I have become death, the destroyer of worlds
J Robert Oppenheimer
Is it the ‘End of Days’? It’s difficult to keep one’s mind from wandering onto such paths of thought these days, especially as so many of us self-isolate and have more time than ever to contemplate what it all means.
There have been many articles published in the wake of the devastating coronavirus in Iran. Some of these were extremely bleak in nature, as most of the news is also. But now that the destruction wrought by this pandemic has entered the United States’ own backyard many of those same voices have been strangely silent.
The economic devastation caused by the coronavirus pandemic could quite easily surpass the devastation wrought by the disease itself. Although a prediction cannot be sure at this point, since the virus is still running its course, particularly in the United States, some conclusions can be drawn.
In Iran, whose economy has already been weakened considerably by the economic sanctions imposed on it by the US, the effect could possibly be even more severe. The virus itself has already caused an incredible amount of damage in terms of sick people and loss of life, numbering in the thousands. This has been exacerbated by the government’s incompetence but also by a shortage of medical supplies that was created by those same US sanctions. Though it was meant to weaken the government, the sanctions have once again done far greater harm to the people than their purported target. But to see the effect of the current crisis on Iran, we have to look at some context.
Partly as a result of the pandemic, oil prices have recently sunk through the floor. In normal times this would be bad for Iran’s economy as oil is its number one export. But since exports have virtually come to a halt, the effect is arguably less dramatic. America, on the other hand, has only recently become the number one oil exporter in the world and is being severely hammered by the drop in oil prices.
Iran’s population has few debts and a majority of Iranians (70%) own their own home. This stands in contrast with America where people are highly indebted and the increasing unemployment puts many workers in a more difficult situation. Iran’s unemployment was already high, whereas America’s unemployment is now predicted to rise to levels not seen since the Great Depression.
Having been battered by sanctions from the US since 1979, Iran has by necessity developed a resilient economy. It is less dependent on exports and more focused on self-reliance. And whereas Iran is practically self-sufficient when it comes to food production, the US often relies on a foreign workforce – Mexican laborers. This situation could become increasingly dire due to President Trump’s draconic immigration policies.
Iran has a very young population. Elderly people, that is age 65 and above, constitute only about 5% of the entire population. By contrast, in America, this group comprises about 15% of the population, three times as much. Members of this age group are among the most vulnerable in this pandemic and the larger numbers in the US could prove to be an important factor throughout the course of the epidemic.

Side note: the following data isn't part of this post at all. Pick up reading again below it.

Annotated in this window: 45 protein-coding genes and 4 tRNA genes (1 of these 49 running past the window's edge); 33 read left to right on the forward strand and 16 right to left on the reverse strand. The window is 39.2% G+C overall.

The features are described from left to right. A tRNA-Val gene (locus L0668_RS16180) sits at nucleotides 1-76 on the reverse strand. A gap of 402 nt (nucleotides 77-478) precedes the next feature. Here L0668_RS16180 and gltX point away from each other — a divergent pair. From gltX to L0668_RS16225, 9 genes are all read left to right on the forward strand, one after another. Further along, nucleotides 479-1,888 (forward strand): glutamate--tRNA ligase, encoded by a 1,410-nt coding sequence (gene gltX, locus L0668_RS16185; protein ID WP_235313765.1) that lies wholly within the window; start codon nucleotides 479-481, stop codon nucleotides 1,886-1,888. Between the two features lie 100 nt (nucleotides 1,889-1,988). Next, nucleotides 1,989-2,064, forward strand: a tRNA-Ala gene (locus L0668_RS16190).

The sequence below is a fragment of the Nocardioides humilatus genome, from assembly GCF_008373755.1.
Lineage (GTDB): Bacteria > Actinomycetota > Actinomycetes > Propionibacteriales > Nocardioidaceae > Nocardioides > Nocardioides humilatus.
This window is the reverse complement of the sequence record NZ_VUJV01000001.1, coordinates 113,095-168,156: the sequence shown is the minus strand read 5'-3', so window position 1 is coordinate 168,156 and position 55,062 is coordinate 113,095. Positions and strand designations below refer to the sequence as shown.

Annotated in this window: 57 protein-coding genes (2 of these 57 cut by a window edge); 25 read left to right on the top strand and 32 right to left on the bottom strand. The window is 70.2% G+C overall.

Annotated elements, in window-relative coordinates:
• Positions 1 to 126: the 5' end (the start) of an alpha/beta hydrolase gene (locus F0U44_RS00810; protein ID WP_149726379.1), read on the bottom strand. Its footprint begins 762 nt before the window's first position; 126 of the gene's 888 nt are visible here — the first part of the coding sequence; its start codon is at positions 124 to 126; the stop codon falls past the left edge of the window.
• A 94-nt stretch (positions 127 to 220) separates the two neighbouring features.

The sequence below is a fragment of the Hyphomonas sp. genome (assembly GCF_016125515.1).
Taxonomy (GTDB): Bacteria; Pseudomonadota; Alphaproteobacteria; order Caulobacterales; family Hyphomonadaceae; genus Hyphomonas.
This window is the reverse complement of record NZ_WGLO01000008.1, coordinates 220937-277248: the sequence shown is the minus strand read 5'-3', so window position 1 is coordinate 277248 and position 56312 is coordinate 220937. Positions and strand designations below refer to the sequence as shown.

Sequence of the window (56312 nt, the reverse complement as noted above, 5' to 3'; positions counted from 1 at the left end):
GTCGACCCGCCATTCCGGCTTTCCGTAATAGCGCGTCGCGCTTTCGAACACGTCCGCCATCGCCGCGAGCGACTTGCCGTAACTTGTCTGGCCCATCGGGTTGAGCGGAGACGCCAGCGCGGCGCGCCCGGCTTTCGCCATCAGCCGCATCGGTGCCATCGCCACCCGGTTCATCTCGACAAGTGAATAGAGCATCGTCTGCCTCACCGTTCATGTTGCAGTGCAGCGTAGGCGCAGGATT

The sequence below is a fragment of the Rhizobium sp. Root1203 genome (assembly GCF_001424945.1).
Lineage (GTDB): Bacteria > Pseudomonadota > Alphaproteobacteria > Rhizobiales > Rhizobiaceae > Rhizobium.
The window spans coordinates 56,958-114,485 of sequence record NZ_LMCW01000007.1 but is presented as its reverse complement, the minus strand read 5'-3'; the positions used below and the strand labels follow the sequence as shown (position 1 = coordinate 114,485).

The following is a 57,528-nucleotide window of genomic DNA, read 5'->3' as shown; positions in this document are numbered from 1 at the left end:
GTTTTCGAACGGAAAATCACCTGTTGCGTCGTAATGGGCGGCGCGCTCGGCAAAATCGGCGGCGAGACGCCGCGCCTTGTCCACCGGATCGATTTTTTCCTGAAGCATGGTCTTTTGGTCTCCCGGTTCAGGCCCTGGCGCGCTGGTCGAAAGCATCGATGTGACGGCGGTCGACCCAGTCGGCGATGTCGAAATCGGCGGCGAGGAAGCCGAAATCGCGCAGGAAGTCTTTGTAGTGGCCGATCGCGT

This is not to say that Iran doesn’t have enormous problems but for Iran, it is not a new thing and this time it is not the only country having these problems. Far from it.
The sanctions of the US have shown no signs of being let up. Right-wing hawks in the US hope that the coronavirus epidemic will be yet another nail in the coffin of the hated regime. Officially, aid for humanitarian purposes doesn’t fall under the embargo, but in reality, it is very difficult to get much needed medical assistance to the Islamic Republic. Many providers are afraid of economic retaliation from the US if they trade with Iran even under these extreme circumstances.
The crisis could also work in the regime’s favor where it can more easily push back on demonstrations that every well thinking person would now deem irresponsible because of the necessary social distancing. Only back in November 2019 did the country see large demonstrations after fuel prices saw a hike of 300%. Large gatherings to demonstrate against the regime are now problematic.
In crises, people look for leadership and it can hand the regime some legitimacy for the use of tools to suppress its population, all in the name of fighting the crisis. Lockdowns and the restrictions of people’s movements are ostensibly to stop the spread of the virus but also make it much harder for the opposition to the regime to organize themselves.
Originally, many analysts pointed out that one of Iran’s initial problems was the closing of the borders with neighboring countries once the scale of the coronavirus epidemic became clear. This hit home as Iran had just become increasingly reliant on barter trade with its neighbors as trade with more distant Europe and East Asia became more difficult under the embargo. Now that those same nearby countries have their own community transmitted cases of COVID-19, Iran no longer stands out with this problem. Indeed, all over the world borders are now closed.
One of the reasons Iran was an early victim of the pandemic was its trade with China where both import and export figures hover around 30%. It seems evident that the unwillingness of the government to stop traffic with China may have worsened the epidemic in its early days. Now China is one of the first countries to recover and try to start up its economy again. This bodes well for Iran as soon as it’s able to get back on its own feet again.
In a world where epidemics have turned out to become one all-encompassing pandemic, there are no longer winners and losers.
More on the topic: The Race for the Cure